Make no mistake; the Nats essentially sacrificed most of this draft for the express purpose of freeing up enough money to sign Giolito out of his UCLA committment.  Check out the known bonuses paid in the top 10 rounds; most of them were below-slot and a number of college seniors (with no leverage) were picked.  Now, every team in the majors was also doing this (an unanticipated side effect of the new CBA draft rules that are not are good for the game, at all, as with most of the new CBA when it comes to amateur players), but the consensus in the industry was that the Nats essentially “punted” the 2012 draft in the hopes of signing Giolito.

Which would be great, if Giolito was healthy.  But he wasn’t.  Here’s a tidbit that I didn’t know: I listened to a Baseball Prospectus podcast two weeks ago and one of Kevin Goldstein‘s guests was none other than Lucas Giolito’s father.  The conversation/intervew was great; Giolito talked about what it was like having a superstar baseball kid growing up, what it was like having a little leaguer who could throw 78mph as a 12yr old, and what it was like having a 16-yr old rising HS junior at the Area Code games.  He also talked through their whole spring of 2012, from the injury to getting drafted to the decision to sign.  All interesting stuff.

One tidbit I learned though, having not heard it anywhere else previously, was this: Lucas didn’t have a “sprained UCL” as was widely mentioned at the time.  According to his father, he had a PARTIAL TEAR of the UCL, NOT a sprain.  And the Nats drafted him anyway.  Knowing this, is it ANY surprise whatsoever that the kid blows out the elbow 2 innings into his pro career??   Lets get this straight; a kid who throws 100mph has a partial tear of the main tendon that allows him to throw 100mph, and we think this tendon is just going to magically heal itself?  A normal person may heal that tendon to the point where you can live your life and not be bothered.  A professional pitcher, upon tearing that tendon, is always going to have a weakness that eventually will require surgical repair.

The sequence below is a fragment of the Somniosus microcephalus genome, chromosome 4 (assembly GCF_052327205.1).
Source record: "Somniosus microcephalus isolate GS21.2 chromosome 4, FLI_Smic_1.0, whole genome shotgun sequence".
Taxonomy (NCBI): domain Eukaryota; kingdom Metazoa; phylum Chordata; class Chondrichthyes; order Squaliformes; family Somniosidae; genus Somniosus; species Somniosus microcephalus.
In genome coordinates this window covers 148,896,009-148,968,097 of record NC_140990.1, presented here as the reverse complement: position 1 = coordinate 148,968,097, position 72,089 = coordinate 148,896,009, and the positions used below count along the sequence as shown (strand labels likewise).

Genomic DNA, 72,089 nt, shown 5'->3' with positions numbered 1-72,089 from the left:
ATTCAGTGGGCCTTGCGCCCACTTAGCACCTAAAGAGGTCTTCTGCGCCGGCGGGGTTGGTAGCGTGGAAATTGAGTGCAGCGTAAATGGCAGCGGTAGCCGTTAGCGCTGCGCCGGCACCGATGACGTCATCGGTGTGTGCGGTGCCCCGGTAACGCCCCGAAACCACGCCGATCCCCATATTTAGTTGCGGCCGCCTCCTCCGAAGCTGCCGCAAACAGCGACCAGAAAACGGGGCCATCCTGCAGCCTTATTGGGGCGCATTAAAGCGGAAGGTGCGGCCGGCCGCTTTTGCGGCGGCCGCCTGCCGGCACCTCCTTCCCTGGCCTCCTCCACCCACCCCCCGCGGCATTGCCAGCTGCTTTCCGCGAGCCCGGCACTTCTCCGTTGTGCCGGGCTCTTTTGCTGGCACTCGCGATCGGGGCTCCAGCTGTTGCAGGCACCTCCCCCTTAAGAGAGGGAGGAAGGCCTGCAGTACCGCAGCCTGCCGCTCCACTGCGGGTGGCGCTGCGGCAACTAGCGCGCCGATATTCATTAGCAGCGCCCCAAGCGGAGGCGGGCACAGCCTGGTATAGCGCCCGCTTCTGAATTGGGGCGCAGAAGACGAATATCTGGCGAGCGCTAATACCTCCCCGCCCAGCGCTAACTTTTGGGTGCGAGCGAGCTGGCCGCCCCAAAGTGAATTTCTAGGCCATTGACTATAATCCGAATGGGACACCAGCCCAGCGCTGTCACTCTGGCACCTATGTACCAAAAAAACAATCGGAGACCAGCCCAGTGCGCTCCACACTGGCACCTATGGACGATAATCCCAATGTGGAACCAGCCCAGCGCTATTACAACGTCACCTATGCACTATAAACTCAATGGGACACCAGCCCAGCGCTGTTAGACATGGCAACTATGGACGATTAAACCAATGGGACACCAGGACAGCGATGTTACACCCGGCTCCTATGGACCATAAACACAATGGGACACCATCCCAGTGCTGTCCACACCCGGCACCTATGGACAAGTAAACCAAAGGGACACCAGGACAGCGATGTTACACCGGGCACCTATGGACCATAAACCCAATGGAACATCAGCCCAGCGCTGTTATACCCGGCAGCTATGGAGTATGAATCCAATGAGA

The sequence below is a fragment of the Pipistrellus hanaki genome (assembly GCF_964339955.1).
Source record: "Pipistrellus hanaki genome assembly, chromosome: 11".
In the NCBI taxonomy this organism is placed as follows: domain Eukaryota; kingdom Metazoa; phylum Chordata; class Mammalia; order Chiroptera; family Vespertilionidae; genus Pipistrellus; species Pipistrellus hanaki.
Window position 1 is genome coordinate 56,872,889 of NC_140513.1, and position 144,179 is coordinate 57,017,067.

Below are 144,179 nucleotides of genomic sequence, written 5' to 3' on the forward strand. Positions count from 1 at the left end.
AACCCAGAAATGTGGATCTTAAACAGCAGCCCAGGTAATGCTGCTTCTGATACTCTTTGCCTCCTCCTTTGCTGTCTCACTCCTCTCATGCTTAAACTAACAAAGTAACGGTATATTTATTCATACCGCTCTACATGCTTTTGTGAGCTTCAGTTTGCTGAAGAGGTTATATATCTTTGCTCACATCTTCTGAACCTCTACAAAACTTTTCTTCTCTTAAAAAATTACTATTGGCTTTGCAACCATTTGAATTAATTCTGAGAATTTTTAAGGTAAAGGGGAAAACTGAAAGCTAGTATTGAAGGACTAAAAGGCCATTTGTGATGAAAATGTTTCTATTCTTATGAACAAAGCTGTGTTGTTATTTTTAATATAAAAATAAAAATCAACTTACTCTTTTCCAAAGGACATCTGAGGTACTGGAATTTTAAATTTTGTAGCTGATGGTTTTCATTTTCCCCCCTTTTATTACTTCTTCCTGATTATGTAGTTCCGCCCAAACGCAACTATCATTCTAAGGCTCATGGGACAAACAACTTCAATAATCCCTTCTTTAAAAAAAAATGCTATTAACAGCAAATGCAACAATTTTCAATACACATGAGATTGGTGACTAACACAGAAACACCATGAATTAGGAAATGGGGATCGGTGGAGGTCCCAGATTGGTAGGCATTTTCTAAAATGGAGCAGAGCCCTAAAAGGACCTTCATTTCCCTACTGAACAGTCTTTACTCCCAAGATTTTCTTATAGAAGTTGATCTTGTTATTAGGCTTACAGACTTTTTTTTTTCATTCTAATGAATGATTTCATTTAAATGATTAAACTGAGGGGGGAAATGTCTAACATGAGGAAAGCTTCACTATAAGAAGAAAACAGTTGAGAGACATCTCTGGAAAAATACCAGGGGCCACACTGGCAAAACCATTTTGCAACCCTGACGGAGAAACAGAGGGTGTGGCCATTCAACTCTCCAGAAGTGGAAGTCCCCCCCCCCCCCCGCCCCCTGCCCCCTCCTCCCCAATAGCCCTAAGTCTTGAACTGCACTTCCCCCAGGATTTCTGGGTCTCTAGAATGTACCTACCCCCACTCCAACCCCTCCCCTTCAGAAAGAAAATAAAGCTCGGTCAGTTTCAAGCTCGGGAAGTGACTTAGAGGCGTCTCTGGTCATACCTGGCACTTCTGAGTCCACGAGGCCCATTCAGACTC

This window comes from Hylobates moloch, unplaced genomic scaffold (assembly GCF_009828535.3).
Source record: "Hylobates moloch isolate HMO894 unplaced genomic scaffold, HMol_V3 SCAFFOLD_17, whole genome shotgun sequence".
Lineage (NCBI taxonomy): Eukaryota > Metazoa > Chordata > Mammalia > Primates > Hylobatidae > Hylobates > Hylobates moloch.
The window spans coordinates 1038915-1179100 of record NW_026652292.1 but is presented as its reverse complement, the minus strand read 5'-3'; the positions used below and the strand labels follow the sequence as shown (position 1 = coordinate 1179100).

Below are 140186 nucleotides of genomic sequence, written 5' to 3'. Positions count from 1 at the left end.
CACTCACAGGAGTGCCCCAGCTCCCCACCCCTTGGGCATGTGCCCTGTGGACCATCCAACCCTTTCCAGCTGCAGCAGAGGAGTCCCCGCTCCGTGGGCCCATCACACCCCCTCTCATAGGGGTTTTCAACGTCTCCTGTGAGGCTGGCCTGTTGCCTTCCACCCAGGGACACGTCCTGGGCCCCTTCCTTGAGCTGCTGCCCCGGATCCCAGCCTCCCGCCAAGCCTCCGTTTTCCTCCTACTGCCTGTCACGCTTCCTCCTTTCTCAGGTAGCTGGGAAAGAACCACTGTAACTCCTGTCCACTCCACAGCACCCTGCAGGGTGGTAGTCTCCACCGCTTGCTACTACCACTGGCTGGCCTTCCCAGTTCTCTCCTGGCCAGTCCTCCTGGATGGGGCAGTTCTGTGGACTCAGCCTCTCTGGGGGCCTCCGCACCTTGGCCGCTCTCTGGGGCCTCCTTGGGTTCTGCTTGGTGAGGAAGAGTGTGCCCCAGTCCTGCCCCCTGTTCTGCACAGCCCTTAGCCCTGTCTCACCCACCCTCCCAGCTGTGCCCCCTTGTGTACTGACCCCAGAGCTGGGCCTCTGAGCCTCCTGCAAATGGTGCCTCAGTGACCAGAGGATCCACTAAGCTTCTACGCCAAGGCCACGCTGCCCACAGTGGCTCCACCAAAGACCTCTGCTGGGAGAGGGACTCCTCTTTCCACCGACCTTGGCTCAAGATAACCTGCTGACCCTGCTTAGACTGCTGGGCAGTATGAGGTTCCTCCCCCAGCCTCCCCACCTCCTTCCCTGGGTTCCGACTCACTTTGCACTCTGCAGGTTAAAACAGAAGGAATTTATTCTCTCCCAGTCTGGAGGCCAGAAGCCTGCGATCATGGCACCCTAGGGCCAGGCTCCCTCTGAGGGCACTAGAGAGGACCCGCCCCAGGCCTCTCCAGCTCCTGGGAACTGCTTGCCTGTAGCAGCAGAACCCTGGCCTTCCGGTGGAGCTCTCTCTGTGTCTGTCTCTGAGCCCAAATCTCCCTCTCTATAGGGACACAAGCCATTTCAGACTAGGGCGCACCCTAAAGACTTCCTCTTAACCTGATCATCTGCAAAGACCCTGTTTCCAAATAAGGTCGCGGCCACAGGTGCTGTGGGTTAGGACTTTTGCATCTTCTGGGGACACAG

Lets face it; the Nats have had some good fortune with their pitchers having TJ surgery lately and coming back.  Zimmermann and Strasburg examples 1A and 1B.  Former top prospect Jack McGeary had it and is still in the low minors, struggling to regain his form, an example of a guy who didn’t exactly come back roses from the surgery.  Taylor Jordan and Sammy Solis both had it earlier this year, one representing a promising underrated arm and the other representing a significant blow to the farm system depth, and they’ll be more test cases.  And now we have Giolito.

I read another nats blog this morning who cheerily said something along the lines of, “Well, he’ll get the surgery and we’ll have a 20-yr old in 2014 who can throw 100mph.”  That statement represents the absolutely 100% best case scenario here.  Tommy John recoveries are pretty high percentage wise, but they’re not 100%.  18yr olds pitchers who get cut aren’t exactly 100% to return to their prior form either.  He may never come back from this surgery, he may never regain his velocity.